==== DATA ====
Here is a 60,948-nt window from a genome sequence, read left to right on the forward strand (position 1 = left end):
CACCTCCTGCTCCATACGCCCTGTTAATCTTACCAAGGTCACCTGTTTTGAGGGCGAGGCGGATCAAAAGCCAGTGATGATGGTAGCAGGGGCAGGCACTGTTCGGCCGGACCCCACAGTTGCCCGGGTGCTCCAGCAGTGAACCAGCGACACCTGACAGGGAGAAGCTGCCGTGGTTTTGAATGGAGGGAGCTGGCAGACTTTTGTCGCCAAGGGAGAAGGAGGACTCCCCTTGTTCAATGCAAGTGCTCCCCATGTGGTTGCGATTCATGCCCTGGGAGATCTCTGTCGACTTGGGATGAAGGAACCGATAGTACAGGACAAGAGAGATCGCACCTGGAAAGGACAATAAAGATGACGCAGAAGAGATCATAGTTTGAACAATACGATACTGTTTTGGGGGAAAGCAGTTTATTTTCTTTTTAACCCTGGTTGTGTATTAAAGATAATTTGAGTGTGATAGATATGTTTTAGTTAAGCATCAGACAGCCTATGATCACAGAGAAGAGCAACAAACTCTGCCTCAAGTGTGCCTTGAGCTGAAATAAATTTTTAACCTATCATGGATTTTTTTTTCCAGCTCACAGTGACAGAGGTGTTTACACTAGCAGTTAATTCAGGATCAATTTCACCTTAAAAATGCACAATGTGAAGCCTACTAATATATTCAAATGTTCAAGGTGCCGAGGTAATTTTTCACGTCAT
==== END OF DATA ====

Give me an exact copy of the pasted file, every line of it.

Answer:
Here is a 60,948-nt window from a genome sequence, read left to right on the forward strand (position 1 = left end):
CACCTCCTGCTCCATACGCCCTGTTAATCTTACCAAGGTCACCTGTTTTGAGGGCGAGGCGGATCAAAAGCCAGTGATGATGGTAGCAGGGGCAGGCACTGTTCGGCCGGACCCCACAGTTGCCCGGGTGCTCCAGCAGTGAACCAGCGACACCTGACAGGGAGAAGCTGCCGTGGTTTTGAATGGAGGGAGCTGGCAGACTTTTGTCGCCAAGGGAGAAGGAGGACTCCCCTTGTTCAATGCAAGTGCTCCCCATGTGGTTGCGATTCATGCCCTGGGAGATCTCTGTCGACTTGGGATGAAGGAACCGATAGTACAGGACAAGAGAGATCGCACCTGGAAAGGACAATAAAGATGACGCAGAAGAGATCATAGTTTGAACAATACGATACTGTTTTGGGGGAAAGCAGTTTATTTTCTTTTTAACCCTGGTTGTGTATTAAAGATAATTTGAGTGTGATAGATATGTTTTAGTTAAGCATCAGACAGCCTATGATCACAGAGAAGAGCAACAAACTCTGCCTCAAGTGTGCCTTGAGCTGAAATAAATTTTTAACCTATCATGGATTTTTTTTTCCAGCTCACAGTGACAGAGGTGTTTACACTAGCAGTTAATTCAGGATCAATTTCACCTTAAAAATGCACAATGTGAAGCCTACTAATATATTCAAATGTTCAAGGTGCCGAGGTAATTTTTCACGTCAT